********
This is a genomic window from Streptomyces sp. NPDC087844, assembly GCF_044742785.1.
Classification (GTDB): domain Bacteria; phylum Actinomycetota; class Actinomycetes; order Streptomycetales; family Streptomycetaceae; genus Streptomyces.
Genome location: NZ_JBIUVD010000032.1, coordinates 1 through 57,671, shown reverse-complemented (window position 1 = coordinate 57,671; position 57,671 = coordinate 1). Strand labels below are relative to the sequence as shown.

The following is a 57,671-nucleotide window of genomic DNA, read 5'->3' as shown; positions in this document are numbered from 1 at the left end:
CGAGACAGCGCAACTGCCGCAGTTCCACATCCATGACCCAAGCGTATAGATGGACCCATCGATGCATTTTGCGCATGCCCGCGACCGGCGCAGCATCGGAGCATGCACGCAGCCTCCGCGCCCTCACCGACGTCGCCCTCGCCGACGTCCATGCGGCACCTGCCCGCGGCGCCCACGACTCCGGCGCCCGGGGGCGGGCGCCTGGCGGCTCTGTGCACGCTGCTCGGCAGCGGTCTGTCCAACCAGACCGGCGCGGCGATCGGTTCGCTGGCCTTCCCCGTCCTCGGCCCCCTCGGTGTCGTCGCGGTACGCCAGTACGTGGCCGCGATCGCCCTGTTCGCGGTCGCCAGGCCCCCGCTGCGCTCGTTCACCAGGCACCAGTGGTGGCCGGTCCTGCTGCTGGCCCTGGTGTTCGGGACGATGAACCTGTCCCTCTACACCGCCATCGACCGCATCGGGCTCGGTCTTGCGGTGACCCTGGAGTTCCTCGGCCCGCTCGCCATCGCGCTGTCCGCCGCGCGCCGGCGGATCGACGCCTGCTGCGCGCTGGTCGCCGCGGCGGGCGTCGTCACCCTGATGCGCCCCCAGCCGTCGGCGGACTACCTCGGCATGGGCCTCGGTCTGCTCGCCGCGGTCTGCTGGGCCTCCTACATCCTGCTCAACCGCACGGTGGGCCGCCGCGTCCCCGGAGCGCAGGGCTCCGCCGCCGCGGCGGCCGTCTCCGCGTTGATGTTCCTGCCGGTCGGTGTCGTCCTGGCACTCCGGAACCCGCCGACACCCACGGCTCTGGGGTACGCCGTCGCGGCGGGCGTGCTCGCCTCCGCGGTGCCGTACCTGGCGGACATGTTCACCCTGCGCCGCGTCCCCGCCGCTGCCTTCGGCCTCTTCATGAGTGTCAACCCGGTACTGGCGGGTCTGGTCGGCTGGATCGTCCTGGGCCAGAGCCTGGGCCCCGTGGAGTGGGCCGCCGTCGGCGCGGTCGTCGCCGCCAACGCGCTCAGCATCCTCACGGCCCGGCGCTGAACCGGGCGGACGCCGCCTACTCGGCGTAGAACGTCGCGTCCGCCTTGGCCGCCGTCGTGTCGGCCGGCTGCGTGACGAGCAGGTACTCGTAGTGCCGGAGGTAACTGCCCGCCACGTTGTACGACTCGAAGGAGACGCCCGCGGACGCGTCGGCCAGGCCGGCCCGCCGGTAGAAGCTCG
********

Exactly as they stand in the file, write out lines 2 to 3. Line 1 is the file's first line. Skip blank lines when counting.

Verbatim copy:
Classification (GTDB): domain Bacteria; phylum Actinomycetota; class Actinomycetes; order Streptomycetales; family Streptomycetaceae; genus Streptomyces.
Genome location: NZ_JBIUVD010000032.1, coordinates 1 through 57,671, shown reverse-complemented (window position 1 = coordinate 57,671; position 57,671 = coordinate 1). Strand labels below are relative to the sequence as shown.